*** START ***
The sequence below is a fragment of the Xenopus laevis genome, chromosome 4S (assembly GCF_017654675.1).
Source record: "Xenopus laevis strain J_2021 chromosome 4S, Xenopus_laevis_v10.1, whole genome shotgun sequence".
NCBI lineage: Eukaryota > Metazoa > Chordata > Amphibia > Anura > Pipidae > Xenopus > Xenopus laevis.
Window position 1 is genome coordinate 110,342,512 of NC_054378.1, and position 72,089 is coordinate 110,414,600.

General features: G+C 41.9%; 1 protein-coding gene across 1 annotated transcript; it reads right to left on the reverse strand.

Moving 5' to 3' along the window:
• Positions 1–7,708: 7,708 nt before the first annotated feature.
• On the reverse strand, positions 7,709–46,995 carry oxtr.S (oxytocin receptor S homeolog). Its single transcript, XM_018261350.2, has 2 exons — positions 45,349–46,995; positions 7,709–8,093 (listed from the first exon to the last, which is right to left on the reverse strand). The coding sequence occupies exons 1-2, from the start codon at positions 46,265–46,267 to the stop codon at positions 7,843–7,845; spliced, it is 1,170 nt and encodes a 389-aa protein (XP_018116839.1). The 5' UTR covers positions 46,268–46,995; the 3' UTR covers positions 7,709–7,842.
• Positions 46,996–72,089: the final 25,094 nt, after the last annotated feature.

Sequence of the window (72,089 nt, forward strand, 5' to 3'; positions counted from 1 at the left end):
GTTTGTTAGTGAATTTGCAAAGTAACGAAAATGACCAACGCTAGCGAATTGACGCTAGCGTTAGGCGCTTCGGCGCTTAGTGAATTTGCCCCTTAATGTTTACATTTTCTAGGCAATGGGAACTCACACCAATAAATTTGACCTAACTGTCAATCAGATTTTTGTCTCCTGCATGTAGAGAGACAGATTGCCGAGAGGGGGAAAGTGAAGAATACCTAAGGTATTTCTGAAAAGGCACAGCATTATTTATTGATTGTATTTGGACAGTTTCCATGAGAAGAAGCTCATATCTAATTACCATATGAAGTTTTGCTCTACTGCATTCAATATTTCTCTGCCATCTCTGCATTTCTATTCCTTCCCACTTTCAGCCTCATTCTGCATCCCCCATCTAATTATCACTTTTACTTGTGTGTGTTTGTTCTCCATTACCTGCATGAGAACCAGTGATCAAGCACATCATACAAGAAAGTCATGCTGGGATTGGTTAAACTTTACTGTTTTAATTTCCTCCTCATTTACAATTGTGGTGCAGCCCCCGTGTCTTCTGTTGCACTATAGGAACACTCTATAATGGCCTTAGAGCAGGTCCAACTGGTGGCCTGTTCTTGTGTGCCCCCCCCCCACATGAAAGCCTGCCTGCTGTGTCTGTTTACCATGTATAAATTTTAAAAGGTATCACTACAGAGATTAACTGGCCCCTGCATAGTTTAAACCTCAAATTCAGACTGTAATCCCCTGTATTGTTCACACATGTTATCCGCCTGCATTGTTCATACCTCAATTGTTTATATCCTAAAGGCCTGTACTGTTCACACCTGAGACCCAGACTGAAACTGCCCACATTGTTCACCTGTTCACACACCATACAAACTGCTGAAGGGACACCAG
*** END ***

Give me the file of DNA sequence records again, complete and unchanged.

The sequence below is a fragment of the Xenopus laevis genome, chromosome 4S (assembly GCF_017654675.1).
Source record: "Xenopus laevis strain J_2021 chromosome 4S, Xenopus_laevis_v10.1, whole genome shotgun sequence".
NCBI lineage: Eukaryota > Metazoa > Chordata > Amphibia > Anura > Pipidae > Xenopus > Xenopus laevis.
Window position 1 is genome coordinate 110,342,512 of NC_054378.1, and position 72,089 is coordinate 110,414,600.

General features: G+C 41.9%; 1 protein-coding gene across 1 annotated transcript; it reads right to left on the reverse strand.

Moving 5' to 3' along the window:
• Positions 1–7,708: 7,708 nt before the first annotated feature.
• On the reverse strand, positions 7,709–46,995 carry oxtr.S (oxytocin receptor S homeolog). Its single transcript, XM_018261350.2, has 2 exons — positions 45,349–46,995; positions 7,709–8,093 (listed from the first exon to the last, which is right to left on the reverse strand). The coding sequence occupies exons 1-2, from the start codon at positions 46,265–46,267 to the stop codon at positions 7,843–7,845; spliced, it is 1,170 nt and encodes a 389-aa protein (XP_018116839.1). The 5' UTR covers positions 46,268–46,995; the 3' UTR covers positions 7,709–7,842.
• Positions 46,996–72,089: the final 25,094 nt, after the last annotated feature.

Sequence of the window (72,089 nt, forward strand, 5' to 3'; positions counted from 1 at the left end):
GTTTGTTAGTGAATTTGCAAAGTAACGAAAATGACCAACGCTAGCGAATTGACGCTAGCGTTAGGCGCTTCGGCGCTTAGTGAATTTGCCCCTTAATGTTTACATTTTCTAGGCAATGGGAACTCACACCAATAAATTTGACCTAACTGTCAATCAGATTTTTGTCTCCTGCATGTAGAGAGACAGATTGCCGAGAGGGGGAAAGTGAAGAATACCTAAGGTATTTCTGAAAAGGCACAGCATTATTTATTGATTGTATTTGGACAGTTTCCATGAGAAGAAGCTCATATCTAATTACCATATGAAGTTTTGCTCTACTGCATTCAATATTTCTCTGCCATCTCTGCATTTCTATTCCTTCCCACTTTCAGCCTCATTCTGCATCCCCCATCTAATTATCACTTTTACTTGTGTGTGTTTGTTCTCCATTACCTGCATGAGAACCAGTGATCAAGCACATCATACAAGAAAGTCATGCTGGGATTGGTTAAACTTTACTGTTTTAATTTCCTCCTCATTTACAATTGTGGTGCAGCCCCCGTGTCTTCTGTTGCACTATAGGAACACTCTATAATGGCCTTAGAGCAGGTCCAACTGGTGGCCTGTTCTTGTGTGCCCCCCCCCCACATGAAAGCCTGCCTGCTGTGTCTGTTTACCATGTATAAATTTTAAAAGGTATCACTACAGAGATTAACTGGCCCCTGCATAGTTTAAACCTCAAATTCAGACTGTAATCCCCTGTATTGTTCACACATGTTATCCGCCTGCATTGTTCATACCTCAATTGTTTATATCCTAAAGGCCTGTACTGTTCACACCTGAGACCCAGACTGAAACTGCCCACATTGTTCACCTGTTCACACACCATACAAACTGCTGAAGGGACACCAG